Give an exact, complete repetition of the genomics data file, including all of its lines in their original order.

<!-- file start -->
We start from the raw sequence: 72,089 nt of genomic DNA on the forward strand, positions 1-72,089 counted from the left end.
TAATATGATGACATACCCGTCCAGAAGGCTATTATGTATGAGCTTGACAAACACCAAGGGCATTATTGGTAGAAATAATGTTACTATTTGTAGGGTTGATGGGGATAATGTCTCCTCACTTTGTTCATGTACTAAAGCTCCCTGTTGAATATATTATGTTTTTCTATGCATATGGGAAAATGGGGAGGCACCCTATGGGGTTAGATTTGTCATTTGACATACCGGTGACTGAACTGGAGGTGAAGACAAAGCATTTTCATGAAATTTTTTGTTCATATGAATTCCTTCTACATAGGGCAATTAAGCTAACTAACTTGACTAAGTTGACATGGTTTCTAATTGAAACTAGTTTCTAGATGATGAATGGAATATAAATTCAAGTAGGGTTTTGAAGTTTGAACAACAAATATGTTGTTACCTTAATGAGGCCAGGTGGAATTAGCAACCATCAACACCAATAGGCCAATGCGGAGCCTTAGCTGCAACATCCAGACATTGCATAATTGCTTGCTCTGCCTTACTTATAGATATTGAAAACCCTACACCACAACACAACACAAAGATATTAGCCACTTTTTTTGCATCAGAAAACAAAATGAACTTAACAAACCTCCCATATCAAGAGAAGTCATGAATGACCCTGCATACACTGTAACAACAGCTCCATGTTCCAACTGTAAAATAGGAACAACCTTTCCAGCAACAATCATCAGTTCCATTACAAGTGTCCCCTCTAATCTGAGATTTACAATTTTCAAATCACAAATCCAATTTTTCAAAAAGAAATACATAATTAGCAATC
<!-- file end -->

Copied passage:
We start from the raw sequence: 72,089 nt of genomic DNA on the forward strand, positions 1-72,089 counted from the left end.
TAATATGATGACATACCCGTCCAGAAGGCTATTATGTATGAGCTTGACAAACACCAAGGGCATTATTGGTAGAAATAATGTTACTATTTGTAGGGTTGATGGGGATAATGTCTCCTCACTTTGTTCATGTACTAAAGCTCCCTGTTGAATATATTATGTTTTTCTATGCATATGGGAAAATGGGGAGGCACCCTATGGGGTTAGATTTGTCATTTGACATACCGGTGACTGAACTGGAGGTGAAGACAAAGCATTTTCATGAAATTTTTTGTTCATATGAATTCCTTCTACATAGGGCAATTAAGCTAACTAACTTGACTAAGTTGACATGGTTTCTAATTGAAACTAGTTTCTAGATGATGAATGGAATATAAATTCAAGTAGGGTTTTGAAGTTTGAACAACAAATATGTTGTTACCTTAATGAGGCCAGGTGGAATTAGCAACCATCAACACCAATAGGCCAATGCGGAGCCTTAGCTGCAACATCCAGACATTGCATAATTGCTTGCTCTGCCTTACTTATAGATATTGAAAACCCTACACCACAACACAACACAAAGATATTAGCCACTTTTTTTGCATCAGAAAACAAAATGAACTTAACAAACCTCCCATATCAAGAGAAGTCATGAATGACCCTGCATACACTGTAACAACAGCTCCATGTTCCAACTGTAAAATAGGAACAACCTTTCCAGCAACAATCATCAGTTCCATTACAAGTGTCCCCTCTAATCTGAGATTTACAATTTTCAAATCACAAATCCAATTTTTCAAAAAGAAATACATAATTAGCAATC